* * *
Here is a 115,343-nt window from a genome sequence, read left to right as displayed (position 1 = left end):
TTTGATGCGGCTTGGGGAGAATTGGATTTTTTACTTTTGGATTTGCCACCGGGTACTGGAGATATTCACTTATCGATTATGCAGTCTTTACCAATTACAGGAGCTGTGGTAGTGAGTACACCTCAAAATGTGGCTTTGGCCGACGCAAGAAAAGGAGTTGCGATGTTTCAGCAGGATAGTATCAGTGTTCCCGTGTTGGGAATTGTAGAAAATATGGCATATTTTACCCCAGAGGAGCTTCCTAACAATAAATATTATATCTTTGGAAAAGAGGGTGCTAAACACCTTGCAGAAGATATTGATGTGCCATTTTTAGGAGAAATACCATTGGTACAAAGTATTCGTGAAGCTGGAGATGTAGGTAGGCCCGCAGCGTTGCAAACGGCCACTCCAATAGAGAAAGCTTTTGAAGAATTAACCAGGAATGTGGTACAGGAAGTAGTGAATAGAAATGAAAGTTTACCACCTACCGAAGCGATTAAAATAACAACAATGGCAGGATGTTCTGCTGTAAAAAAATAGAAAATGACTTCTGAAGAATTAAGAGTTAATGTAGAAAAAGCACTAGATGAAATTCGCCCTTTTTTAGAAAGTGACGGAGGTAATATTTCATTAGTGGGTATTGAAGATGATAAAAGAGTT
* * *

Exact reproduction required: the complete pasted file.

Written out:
Here is a 115,343-nt window from a genome sequence, read left to right as displayed (position 1 = left end):
TTTGATGCGGCTTGGGGAGAATTGGATTTTTTACTTTTGGATTTGCCACCGGGTACTGGAGATATTCACTTATCGATTATGCAGTCTTTACCAATTACAGGAGCTGTGGTAGTGAGTACACCTCAAAATGTGGCTTTGGCCGACGCAAGAAAAGGAGTTGCGATGTTTCAGCAGGATAGTATCAGTGTTCCCGTGTTGGGAATTGTAGAAAATATGGCATATTTTACCCCAGAGGAGCTTCCTAACAATAAATATTATATCTTTGGAAAAGAGGGTGCTAAACACCTTGCAGAAGATATTGATGTGCCATTTTTAGGAGAAATACCATTGGTACAAAGTATTCGTGAAGCTGGAGATGTAGGTAGGCCCGCAGCGTTGCAAACGGCCACTCCAATAGAGAAAGCTTTTGAAGAATTAACCAGGAATGTGGTACAGGAAGTAGTGAATAGAAATGAAAGTTTACCACCTACCGAAGCGATTAAAATAACAACAATGGCAGGATGTTCTGCTGTAAAAAAATAGAAAATGACTTCTGAAGAATTAAGAGTTAATGTAGAAAAAGCACTAGATGAAATTCGCCCTTTTTTAGAAAGTGACGGAGGTAATATTTCATTAGTGGGTATTGAAGATGATAAAAGAGTT